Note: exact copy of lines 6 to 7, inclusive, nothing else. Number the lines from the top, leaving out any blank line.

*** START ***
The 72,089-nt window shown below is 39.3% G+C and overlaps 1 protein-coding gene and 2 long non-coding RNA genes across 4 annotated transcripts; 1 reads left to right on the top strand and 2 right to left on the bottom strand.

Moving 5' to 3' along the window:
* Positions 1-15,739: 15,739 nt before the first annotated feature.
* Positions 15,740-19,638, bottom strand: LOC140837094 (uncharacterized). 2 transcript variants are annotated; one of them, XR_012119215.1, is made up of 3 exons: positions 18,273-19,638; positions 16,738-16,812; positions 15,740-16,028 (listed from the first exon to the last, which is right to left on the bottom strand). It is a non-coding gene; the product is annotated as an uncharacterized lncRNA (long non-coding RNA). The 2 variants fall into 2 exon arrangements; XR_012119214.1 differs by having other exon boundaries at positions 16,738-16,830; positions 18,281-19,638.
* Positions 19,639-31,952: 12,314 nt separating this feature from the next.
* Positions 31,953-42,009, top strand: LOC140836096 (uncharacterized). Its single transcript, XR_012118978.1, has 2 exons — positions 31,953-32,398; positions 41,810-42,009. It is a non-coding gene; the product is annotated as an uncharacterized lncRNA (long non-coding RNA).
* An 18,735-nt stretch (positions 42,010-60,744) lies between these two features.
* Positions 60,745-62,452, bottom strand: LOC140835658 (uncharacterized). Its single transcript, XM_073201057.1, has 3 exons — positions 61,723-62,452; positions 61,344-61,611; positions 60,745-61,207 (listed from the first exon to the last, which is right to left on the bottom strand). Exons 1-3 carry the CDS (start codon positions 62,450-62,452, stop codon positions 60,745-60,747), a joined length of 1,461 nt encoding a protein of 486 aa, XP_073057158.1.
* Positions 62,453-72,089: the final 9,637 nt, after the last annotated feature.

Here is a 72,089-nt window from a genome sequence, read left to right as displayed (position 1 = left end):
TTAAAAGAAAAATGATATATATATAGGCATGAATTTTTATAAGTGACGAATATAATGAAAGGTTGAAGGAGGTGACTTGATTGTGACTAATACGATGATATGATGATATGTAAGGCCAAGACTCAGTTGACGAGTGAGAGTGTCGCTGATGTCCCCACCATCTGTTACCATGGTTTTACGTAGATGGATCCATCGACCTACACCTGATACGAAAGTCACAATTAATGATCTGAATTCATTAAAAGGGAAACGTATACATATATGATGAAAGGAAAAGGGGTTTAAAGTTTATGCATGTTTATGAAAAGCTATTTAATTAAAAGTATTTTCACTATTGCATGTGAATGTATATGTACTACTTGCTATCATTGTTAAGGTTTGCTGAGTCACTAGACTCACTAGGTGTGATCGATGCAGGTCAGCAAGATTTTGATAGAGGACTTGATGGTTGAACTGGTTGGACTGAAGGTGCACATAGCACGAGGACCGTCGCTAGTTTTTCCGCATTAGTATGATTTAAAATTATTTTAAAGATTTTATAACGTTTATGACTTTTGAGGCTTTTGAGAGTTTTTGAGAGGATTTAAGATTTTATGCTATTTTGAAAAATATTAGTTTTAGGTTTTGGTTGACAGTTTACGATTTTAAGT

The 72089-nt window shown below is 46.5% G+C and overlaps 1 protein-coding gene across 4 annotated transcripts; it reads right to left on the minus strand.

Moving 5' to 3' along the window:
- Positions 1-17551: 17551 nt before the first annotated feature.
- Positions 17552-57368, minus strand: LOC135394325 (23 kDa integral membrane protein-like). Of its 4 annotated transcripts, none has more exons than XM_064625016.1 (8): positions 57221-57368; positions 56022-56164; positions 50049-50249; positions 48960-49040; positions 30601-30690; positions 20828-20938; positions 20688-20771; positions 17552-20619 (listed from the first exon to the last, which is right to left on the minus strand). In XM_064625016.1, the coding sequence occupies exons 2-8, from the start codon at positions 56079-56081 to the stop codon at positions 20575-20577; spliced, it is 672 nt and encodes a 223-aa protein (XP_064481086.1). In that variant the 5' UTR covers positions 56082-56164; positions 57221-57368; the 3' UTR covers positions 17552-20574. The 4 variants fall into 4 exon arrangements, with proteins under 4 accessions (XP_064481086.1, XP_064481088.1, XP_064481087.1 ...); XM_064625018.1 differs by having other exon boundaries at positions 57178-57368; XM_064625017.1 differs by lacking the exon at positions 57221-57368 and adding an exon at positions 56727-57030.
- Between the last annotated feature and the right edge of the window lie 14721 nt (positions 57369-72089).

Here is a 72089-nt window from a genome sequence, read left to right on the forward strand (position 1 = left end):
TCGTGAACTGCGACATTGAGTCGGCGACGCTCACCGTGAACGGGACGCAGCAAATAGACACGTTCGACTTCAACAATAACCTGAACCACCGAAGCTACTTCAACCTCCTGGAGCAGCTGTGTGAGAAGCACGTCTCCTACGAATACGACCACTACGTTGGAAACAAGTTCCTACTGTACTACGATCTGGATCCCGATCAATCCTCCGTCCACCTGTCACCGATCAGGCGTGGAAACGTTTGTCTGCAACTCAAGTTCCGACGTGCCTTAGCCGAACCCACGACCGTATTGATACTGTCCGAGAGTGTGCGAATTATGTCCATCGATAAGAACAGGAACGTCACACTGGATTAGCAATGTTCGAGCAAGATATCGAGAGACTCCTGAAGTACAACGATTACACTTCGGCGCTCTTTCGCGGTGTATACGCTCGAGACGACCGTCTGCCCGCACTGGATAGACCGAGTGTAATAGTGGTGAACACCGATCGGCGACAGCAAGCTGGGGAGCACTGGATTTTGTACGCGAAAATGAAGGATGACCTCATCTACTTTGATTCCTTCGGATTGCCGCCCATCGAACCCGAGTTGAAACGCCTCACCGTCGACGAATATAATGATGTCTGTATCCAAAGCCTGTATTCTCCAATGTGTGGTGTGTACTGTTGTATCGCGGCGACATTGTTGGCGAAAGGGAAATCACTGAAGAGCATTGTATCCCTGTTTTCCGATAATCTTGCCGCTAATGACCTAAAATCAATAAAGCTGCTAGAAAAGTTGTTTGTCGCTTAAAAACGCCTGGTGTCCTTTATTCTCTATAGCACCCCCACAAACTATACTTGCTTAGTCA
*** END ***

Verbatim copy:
* Positions 31,953-42,009, top strand: LOC140836096 (uncharacterized). Its single transcript, XR_012118978.1, has 2 exons — positions 31,953-32,398; positions 41,810-42,009. It is a non-coding gene; the product is annotated as an uncharacterized lncRNA (long non-coding RNA).
* An 18,735-nt stretch (positions 42,010-60,744) lies between these two features.